Nathan Beekley kept a diary for the whole of 1849 in which he describes a thirst for knowledge and an active social life including frequent calls upon young ladies (whose names are obscured for propriety’s sake). This is typical of young clerks working in the big city in the 1840s according to Brian P. Luskey, author of On the Make: Clerks and the Quest for Capital in Nineteenth-Century America (New York University Press, 2010). In one key area, however, Beekley does not fit Luskey’s model of a city clerk.  Nathan, for one, does not appear to be very interested in financial advancement. At least he does not discuss his work very often in his diary. There is very occasional mention of being in the Counting House (of Reeves, Buck and Co, 45 N Water Street, manufacturers of nails and railroad iron) and one mention of asking for and receiving a raise to $500 per annum.

Young Mr. Beekley, though, has much to say on the cultural events of the day. We learn much about the plays, concerts, operas and other performances in his city. He is not reluctant to give his opinion of performances, good or bad. He attends church regularly, often two or three times on a Sunday. He appears to relish the sermons and he makes a point of attending lectures when the opportunity arises. He makes frequent trips to Norristown (six miles distant) where he lately worked in the “type-sticking business” and where he has many friends.

Mostly though, Beekley is looking for a wife. His diary is replete with references to young ladies he calls upon almost every day. Who are E____h S__d__n and F__y C___t and how do they feel about Nathan’s attentions? There are also the Misses West and MacKay and young female friends who pose as cousins to avoid raised eyebrows as they gain entrance to his lodgings. The life and loves of a mid-19th century iron clerk are not exactly Melrose Place-material, but remain fascinating none the less.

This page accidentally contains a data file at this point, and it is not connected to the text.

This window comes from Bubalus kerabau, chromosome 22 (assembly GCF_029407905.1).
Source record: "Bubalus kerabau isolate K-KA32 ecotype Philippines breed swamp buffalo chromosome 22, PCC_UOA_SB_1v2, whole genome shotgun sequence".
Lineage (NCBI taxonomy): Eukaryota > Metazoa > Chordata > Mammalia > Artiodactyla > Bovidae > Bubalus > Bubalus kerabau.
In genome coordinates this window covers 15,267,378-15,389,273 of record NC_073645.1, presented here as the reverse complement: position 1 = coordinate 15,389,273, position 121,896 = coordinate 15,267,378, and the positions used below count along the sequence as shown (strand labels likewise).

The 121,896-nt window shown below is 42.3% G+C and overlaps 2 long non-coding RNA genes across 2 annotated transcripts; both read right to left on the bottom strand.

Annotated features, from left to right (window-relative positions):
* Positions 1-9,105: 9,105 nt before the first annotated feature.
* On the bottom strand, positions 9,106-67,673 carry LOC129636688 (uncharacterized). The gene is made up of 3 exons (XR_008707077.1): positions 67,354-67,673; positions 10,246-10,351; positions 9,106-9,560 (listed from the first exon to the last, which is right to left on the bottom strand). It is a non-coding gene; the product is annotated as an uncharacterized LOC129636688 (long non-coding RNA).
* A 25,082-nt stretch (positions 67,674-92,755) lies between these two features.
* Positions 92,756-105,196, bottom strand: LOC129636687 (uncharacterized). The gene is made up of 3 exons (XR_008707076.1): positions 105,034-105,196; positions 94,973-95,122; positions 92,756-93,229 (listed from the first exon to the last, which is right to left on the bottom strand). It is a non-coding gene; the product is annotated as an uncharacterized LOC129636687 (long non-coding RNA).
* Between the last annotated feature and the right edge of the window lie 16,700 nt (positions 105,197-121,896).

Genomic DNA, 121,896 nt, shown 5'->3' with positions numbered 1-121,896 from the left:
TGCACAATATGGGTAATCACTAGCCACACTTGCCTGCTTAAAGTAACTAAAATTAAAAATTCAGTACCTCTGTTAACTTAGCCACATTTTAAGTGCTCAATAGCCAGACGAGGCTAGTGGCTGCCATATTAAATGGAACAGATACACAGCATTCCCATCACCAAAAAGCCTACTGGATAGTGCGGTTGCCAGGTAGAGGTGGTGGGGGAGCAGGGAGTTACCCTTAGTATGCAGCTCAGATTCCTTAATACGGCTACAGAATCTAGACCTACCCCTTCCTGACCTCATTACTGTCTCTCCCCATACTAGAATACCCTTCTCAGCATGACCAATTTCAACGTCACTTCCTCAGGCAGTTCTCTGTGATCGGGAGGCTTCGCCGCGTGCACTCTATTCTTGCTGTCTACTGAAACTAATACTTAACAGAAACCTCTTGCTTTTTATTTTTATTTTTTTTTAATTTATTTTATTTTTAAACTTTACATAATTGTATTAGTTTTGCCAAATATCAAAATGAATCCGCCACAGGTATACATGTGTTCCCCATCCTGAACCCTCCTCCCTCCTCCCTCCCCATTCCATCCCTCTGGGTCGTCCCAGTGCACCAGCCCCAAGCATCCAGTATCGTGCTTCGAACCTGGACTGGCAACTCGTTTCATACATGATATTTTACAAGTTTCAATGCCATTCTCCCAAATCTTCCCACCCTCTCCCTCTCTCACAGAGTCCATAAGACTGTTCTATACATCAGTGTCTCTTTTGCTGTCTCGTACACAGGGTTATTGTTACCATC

Nathan Stem Beekley was born June 26, ca. 1827 probably in Pennsylvania. (The 1860 US census, however, lists his birthplace as New Jersey.) His father was John Beekley (17 Apr 1793 – 17 Jun 1882) a shoemaker and veteran of the War of 1812. John Beekley owned a farm in East Nantmeal, Chester County, Pennsylvania and is buried at St. Andrew’s Cemetery, West Vincent, Chester County, Pennsylvania. Nathan’s mother was likely Elizabeth [perhaps Stem] Beekley (ca. 1800 – ?) enumerated on the 1840 US census as a head of household in Gloucester, New Jersey (across the river from Philadelphia). John Beekley was enumerated in East Nantmeal in 1840, also as the head of household. Why the two were not living together is not known. Nathan mentions his father in his diary, but not his mother. By 1850, John Beekley was still living in East Nantmeal with his mother Catharine, 95, and his two daughters, Elizabeth (b. ca. 1823) and Sarah (b. ca. 1826). Nathan’s brother Henry R. Beekley (b. ca. 1829), a mason, was lodging at a hotel in East Nantmeal in 1850.

Nathan married Catharine Wetherell Mason (b. ca. 1828) perhaps between 1854 and 1856 (In the 1854 Philadelphia directory Nathan Beekley is listed at 106 N 5th Street, the boarding house of his mother-in-law Parthenia Mason, giving weight to an 1854 marriage to Catharine). The pair had at least four children: Nathan Stem, Jr (29 Jul 1857 – ?), William Mason (Jun 1859 – ?), Mary Cornelia (Feb 1862 – 1 Sep 1862), and Sallie May (b. ca 1864 – ?).

The family is enumerated in Philadelphia on the 1860 and 1870 US census. In 1860, Nathan and Catharine, with the two small boys, also have two servants living with them on Market Street near 40th in West Philadelphia. By 1870, Nathan’s home is worth $35,000 the most in the neighborhood. Nathan still listed his occupation as Clerk, Iron Co., but he had clearly done quite well for himself. His life would not last a great deal longer, though; he died in Philadelphia on 16 Oct 1877 of an unknown cause and is buried at Woodlands Cemetery, an historic rural cemetery in Philadelphia.

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